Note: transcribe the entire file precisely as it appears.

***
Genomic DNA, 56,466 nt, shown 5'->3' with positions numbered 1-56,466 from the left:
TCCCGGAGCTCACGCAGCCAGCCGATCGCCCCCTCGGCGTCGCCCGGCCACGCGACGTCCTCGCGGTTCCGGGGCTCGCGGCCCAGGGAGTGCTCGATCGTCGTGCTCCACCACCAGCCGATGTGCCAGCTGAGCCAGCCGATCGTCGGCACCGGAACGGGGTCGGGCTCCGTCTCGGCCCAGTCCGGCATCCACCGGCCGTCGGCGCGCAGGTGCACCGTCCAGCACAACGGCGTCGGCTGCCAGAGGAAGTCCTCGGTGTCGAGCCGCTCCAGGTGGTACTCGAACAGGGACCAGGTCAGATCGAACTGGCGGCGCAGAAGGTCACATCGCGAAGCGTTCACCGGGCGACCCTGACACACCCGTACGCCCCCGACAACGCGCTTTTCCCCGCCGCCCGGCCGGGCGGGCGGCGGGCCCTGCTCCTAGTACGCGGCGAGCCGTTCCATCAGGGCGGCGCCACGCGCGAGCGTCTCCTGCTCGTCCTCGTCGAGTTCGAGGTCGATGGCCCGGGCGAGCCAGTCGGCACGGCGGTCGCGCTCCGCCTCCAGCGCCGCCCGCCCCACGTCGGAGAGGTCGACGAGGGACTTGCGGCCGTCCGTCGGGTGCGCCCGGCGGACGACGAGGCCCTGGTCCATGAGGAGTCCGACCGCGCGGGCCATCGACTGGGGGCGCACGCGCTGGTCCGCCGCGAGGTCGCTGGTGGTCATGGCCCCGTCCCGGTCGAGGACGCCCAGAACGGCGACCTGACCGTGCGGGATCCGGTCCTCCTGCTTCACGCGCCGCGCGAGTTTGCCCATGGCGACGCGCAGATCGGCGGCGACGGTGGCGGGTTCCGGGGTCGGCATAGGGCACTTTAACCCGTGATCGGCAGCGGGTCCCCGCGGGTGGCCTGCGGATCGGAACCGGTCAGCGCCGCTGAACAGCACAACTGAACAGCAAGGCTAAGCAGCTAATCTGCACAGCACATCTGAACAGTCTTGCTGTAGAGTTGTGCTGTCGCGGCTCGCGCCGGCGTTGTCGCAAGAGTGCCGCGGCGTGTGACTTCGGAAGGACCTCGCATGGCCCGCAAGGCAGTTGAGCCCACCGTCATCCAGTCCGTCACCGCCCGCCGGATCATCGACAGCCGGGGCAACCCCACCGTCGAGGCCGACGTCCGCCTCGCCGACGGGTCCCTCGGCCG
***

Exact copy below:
Genomic DNA, 56,466 nt, shown 5'->3' with positions numbered 1-56,466 from the left:
TCCCGGAGCTCACGCAGCCAGCCGATCGCCCCCTCGGCGTCGCCCGGCCACGCGACGTCCTCGCGGTTCCGGGGCTCGCGGCCCAGGGAGTGCTCGATCGTCGTGCTCCACCACCAGCCGATGTGCCAGCTGAGCCAGCCGATCGTCGGCACCGGAACGGGGTCGGGCTCCGTCTCGGCCCAGTCCGGCATCCACCGGCCGTCGGCGCGCAGGTGCACCGTCCAGCACAACGGCGTCGGCTGCCAGAGGAAGTCCTCGGTGTCGAGCCGCTCCAGGTGGTACTCGAACAGGGACCAGGTCAGATCGAACTGGCGGCGCAGAAGGTCACATCGCGAAGCGTTCACCGGGCGACCCTGACACACCCGTACGCCCCCGACAACGCGCTTTTCCCCGCCGCCCGGCCGGGCGGGCGGCGGGCCCTGCTCCTAGTACGCGGCGAGCCGTTCCATCAGGGCGGCGCCACGCGCGAGCGTCTCCTGCTCGTCCTCGTCGAGTTCGAGGTCGATGGCCCGGGCGAGCCAGTCGGCACGGCGGTCGCGCTCCGCCTCCAGCGCCGCCCGCCCCACGTCGGAGAGGTCGACGAGGGACTTGCGGCCGTCCGTCGGGTGCGCCCGGCGGACGACGAGGCCCTGGTCCATGAGGAGTCCGACCGCGCGGGCCATCGACTGGGGGCGCACGCGCTGGTCCGCCGCGAGGTCGCTGGTGGTCATGGCCCCGTCCCGGTCGAGGACGCCCAGAACGGCGACCTGACCGTGCGGGATCCGGTCCTCCTGCTTCACGCGCCGCGCGAGTTTGCCCATGGCGACGCGCAGATCGGCGGCGACGGTGGCGGGTTCCGGGGTCGGCATAGGGCACTTTAACCCGTGATCGGCAGCGGGTCCCCGCGGGTGGCCTGCGGATCGGAACCGGTCAGCGCCGCTGAACAGCACAACTGAACAGCAAGGCTAAGCAGCTAATCTGCACAGCACATCTGAACAGTCTTGCTGTAGAGTTGTGCTGTCGCGGCTCGCGCCGGCGTTGTCGCAAGAGTGCCGCGGCGTGTGACTTCGGAAGGACCTCGCATGGCCCGCAAGGCAGTTGAGCCCACCGTCATCCAGTCCGTCACCGCCCGCCGGATCATCGACAGCCGGGGCAACCCCACCGTCGAGGCCGACGTCCGCCTCGCCGACGGGTCCCTCGGCCG